Now that we know exactly what we want, let's implement it.

Implementation

Here's the full implementation of the interpreter, in 14 loc:

from sys import*;import io,os;V=argv;V.extend([""]*2);stdin=io.StringIO(V[2])if V[2]else stdin
r=os.path.exists(V[1]);f=r and open(V[1]);b=f.read()if r else V[1];r and f.close()
def I(b,t,p):
 while b: # interpret while there's code
  c,*b=b;c="+-><,.[]".find(c) # get next op
  if c in[0,1]:t[p]+=1-2*c;t[p]%=256 # increase memory cell and wrap at 256
  if c in[2,3]:p+=5-2*c;t=[0]*(p<0)+t+[0]*(p==len(t));p=max(p,0) # move pointer and adjust tape
  if c==4:i=stdin.read(1)or chr(0);t[p]=ord(i)%256 # read one char as numeric input
  if c==5:stdout.write(chr(t[p])) # print one char as output
  if c==6:
   d=1;j=[d:=d+(x=="[")-(x=="]")for x in b].index(0);b,b_=b[j+1:],b[:j]
   while t[p]:t,p=I(b_,t,p) # loop while memory cell is non-zero
 return t,p
t,p=I(b,[0],0);print();print(t,p) # interpret and print debugging info

The style of this Python code is very unconventional and I am not, in any way, suggesting you code like this in any setting. Writing code like this was a proof of concept.

Overview of the code

The first two lines perform some setup, like

  • importing libraries,
  • setting default command line arguments,
  • deciding if we are reading input interactively or from the command line arguments
  • and deciding if we are reading code from a file or from the command line arguments.

Next, we define the function I which interprets brainf*ck code. The several ifs distinguish the several commands and most notably, when we encounter a [, we call I recursively in a while loop.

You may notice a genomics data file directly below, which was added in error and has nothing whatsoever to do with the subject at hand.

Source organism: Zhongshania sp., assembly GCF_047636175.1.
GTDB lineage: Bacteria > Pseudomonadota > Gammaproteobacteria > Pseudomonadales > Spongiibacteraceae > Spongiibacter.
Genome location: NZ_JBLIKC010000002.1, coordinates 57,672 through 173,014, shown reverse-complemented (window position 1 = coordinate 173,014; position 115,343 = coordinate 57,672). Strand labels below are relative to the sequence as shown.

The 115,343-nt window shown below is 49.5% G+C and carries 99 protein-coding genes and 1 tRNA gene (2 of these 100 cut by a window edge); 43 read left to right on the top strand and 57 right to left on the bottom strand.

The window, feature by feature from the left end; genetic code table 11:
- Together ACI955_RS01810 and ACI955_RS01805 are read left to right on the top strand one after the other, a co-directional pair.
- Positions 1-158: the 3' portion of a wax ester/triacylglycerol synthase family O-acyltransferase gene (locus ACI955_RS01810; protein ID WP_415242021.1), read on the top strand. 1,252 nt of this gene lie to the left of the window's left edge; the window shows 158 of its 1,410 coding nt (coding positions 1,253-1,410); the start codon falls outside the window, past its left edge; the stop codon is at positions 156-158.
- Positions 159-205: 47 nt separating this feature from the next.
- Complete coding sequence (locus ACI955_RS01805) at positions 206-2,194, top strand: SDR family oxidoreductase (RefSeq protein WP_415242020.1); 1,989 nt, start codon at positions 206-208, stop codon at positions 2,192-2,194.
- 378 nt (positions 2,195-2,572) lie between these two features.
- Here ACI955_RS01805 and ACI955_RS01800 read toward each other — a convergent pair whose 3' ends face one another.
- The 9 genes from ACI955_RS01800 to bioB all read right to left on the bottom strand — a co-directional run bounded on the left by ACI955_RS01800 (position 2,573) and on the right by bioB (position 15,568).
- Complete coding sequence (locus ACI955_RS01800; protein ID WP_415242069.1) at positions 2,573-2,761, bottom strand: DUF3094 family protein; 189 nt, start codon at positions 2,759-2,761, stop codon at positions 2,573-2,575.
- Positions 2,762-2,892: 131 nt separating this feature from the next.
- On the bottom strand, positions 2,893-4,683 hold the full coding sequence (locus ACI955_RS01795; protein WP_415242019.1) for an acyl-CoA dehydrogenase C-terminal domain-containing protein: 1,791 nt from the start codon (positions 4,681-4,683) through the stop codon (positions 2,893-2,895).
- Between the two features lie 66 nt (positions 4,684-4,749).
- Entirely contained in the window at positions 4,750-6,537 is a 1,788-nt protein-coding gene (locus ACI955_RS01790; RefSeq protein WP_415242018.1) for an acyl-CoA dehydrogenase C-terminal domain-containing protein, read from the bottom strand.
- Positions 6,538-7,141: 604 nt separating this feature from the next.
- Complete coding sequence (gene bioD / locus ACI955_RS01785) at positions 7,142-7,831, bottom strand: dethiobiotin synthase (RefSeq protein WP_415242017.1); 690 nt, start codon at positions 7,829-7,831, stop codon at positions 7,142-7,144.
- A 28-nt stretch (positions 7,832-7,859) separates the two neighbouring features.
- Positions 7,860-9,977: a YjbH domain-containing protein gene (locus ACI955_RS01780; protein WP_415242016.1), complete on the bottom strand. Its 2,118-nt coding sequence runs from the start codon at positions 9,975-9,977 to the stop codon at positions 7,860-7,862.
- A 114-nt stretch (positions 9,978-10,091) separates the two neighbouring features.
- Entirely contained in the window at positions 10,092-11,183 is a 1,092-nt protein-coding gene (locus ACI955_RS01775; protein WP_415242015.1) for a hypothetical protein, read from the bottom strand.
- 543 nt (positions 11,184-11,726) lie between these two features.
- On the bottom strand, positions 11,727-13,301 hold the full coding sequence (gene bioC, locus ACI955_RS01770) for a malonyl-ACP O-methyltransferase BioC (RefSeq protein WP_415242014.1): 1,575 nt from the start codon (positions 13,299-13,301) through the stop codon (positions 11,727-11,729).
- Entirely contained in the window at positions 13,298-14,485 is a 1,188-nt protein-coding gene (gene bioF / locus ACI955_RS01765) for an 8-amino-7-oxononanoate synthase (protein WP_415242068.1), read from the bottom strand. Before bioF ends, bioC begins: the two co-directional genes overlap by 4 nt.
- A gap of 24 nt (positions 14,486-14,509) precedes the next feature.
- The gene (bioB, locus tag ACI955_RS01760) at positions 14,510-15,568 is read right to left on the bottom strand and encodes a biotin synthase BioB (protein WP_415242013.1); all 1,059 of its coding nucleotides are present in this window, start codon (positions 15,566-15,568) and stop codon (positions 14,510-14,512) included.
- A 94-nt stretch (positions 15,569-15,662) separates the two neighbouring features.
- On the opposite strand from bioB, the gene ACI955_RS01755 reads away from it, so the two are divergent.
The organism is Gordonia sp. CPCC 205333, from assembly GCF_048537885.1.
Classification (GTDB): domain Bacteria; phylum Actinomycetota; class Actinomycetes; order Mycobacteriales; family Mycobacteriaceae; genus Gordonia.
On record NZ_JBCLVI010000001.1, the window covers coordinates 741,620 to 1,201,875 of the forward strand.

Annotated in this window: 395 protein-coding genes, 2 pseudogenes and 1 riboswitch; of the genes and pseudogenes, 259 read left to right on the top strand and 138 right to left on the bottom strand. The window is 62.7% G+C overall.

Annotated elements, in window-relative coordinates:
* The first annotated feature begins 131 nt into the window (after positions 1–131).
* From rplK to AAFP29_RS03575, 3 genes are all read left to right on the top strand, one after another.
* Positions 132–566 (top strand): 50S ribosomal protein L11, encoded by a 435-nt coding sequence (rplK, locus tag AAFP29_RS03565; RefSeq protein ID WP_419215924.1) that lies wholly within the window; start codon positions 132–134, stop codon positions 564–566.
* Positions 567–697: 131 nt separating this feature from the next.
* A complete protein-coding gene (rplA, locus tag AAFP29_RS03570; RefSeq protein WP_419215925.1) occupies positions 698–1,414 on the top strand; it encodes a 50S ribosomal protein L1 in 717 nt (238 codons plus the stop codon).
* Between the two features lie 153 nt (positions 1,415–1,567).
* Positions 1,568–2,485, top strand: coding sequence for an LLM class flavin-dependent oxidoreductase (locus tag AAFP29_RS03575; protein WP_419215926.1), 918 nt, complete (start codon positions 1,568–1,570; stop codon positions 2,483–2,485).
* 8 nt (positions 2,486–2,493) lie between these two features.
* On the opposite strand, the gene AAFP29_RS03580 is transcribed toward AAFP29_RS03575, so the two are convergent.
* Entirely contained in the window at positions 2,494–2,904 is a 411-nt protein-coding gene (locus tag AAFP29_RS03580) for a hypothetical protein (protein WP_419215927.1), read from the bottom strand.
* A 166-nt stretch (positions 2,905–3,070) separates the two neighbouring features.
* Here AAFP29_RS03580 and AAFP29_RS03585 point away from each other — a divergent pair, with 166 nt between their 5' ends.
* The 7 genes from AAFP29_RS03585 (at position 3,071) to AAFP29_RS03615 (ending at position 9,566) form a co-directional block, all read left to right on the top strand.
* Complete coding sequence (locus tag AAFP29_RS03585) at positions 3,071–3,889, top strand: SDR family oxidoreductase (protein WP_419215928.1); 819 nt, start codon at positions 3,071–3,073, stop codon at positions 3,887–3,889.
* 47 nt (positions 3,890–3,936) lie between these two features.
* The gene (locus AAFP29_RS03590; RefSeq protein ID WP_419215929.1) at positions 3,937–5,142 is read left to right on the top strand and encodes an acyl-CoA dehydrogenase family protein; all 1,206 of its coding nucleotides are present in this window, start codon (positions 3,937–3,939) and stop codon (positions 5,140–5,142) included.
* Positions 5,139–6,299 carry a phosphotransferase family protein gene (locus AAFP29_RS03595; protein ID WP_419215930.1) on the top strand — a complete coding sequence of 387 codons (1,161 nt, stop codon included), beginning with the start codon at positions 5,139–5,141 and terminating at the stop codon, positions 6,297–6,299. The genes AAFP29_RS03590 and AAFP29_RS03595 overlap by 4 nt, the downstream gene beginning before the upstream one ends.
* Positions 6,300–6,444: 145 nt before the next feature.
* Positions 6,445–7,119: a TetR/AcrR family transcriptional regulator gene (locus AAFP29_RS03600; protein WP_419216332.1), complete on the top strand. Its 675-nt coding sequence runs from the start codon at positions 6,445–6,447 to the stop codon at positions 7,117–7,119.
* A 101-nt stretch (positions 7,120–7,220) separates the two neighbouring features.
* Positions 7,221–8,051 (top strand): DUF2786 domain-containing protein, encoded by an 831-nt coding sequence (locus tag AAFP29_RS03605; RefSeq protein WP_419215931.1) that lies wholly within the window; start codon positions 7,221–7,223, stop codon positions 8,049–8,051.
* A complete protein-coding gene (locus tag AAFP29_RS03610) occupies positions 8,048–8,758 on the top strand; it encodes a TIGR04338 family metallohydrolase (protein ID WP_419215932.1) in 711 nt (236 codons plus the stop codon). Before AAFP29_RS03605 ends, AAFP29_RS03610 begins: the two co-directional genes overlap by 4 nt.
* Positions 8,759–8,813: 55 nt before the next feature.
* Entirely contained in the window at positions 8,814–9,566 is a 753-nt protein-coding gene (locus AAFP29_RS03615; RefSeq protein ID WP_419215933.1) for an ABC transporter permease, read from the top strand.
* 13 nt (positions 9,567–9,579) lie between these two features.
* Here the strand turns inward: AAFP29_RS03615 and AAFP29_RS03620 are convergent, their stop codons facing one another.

Finally, the last line of code interprets the whole program and prints some debugging information when the program is done.

Breaking down the code

Let me break down every instruction of the program for you!

from sys import *

We import everything from sys so we can refer to argv (the command line arguments), stdin (the standard input stream) and stdout (the standard output stream) without having to type sys. in front of them every single time.

import io,os

We import io to use a StringIO object to replace stdin (standard input) in case the user gave the program input beforehand and doesn't want an interactive input session.

We import os so we can check if the user is trying to read the code from a file or not.

V=argv

We set an alias for argv (the command line arguments) to save some typing.

V.extend([""]*2)

We extend the command line argument vector with two empty strings, so that we can index V[1] and V[2] safely. V[1] holds the brainf*ck code or the path to the file with the code, and V[2] holds the input, if an interactive input session is not wanted.

stdin=io.StringIO(V[2])if V[2]else stdin

If the second command line argument sets some input, we set the stdin object (from sys) to read from that string, instead of interactively from the shell/terminal.

If V[2] is empty, then stdin = stdin does nothing and later we read the input interactively.

r=os.path.exists(V[1])

The boolean flag r tells us if we are going to read the brainf*ck code from a file.